Thursday, January 12, 2012

Nurture By Nature: Understand Your Child's Personality Type - And Become A Better Parent By Barbara Barron-Tieger

Nurture by Nature: Understand Your Child's Personality Type - And Become a Better Parent

Nurture By Nature: Understand Your Child's Personality Type - And Become A Better Parent By Barbara Barron-Tieger

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(33 customer reviews)

Product Description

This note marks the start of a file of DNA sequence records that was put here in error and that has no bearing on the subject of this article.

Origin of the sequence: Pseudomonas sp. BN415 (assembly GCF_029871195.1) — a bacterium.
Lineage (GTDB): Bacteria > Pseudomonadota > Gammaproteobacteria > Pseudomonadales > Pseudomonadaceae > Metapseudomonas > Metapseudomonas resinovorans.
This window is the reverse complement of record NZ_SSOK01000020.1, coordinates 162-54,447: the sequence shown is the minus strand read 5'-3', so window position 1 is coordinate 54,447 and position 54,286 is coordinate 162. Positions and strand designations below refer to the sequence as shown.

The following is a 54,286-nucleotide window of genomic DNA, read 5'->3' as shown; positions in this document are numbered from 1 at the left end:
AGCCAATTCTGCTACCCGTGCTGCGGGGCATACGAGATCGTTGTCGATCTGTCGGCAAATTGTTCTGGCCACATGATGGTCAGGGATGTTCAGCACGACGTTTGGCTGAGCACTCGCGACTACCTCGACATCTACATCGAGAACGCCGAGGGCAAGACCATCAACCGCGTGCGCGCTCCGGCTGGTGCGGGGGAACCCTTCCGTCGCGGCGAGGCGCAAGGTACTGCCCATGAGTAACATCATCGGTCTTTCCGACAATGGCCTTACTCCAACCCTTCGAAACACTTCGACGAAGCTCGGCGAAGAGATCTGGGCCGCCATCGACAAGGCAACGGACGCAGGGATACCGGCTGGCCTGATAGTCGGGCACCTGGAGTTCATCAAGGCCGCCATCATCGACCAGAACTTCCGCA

Every parent knows that children, even babies, have distinct personalities. Any parent with more than one child is probably well aware of how different from each other children, even siblings, can be. So it's only natural that the parenting strategies that work with one child may be less effective with another child. How can you be sure that your nurturing is well suited to your child? With this one-of-a-kind parenting guide, you can use Personality Type analysis - a powerful and well-respected psychological tool - to understand your child better and become a more effective parent. In Nurture by Nature you'll learn which of 16 distinctly different types best matches your child's personality; how this personality type affects your child in each of the three stages of development - preschool, school age, and adolescence; how other parents, whose experiences are recounted in scores of case studies, deal with a wide array of challenging situations you may encounter: reining in a preschooler whose boundless energy constantly gets him into trouble; communicating with a child who keeps her thoughts and feelings secret; understanding an adolescent who seems not to care that he is forever losing things (his homework, his baseball cap, his keys); broadening the horizons of a child who resists trying anything new or unfamiliar...; and how you can adapt your parenting style to your child's type - and get better results when communicating, supporting, motivating, and disciplining. Whether your child is a tantrum-prone toddler, a shy third-grader, a rebellious teen, or somewhere in between, Nurture by Nature will give you the power to understand why children are the way they are - and to become the best parent you can be.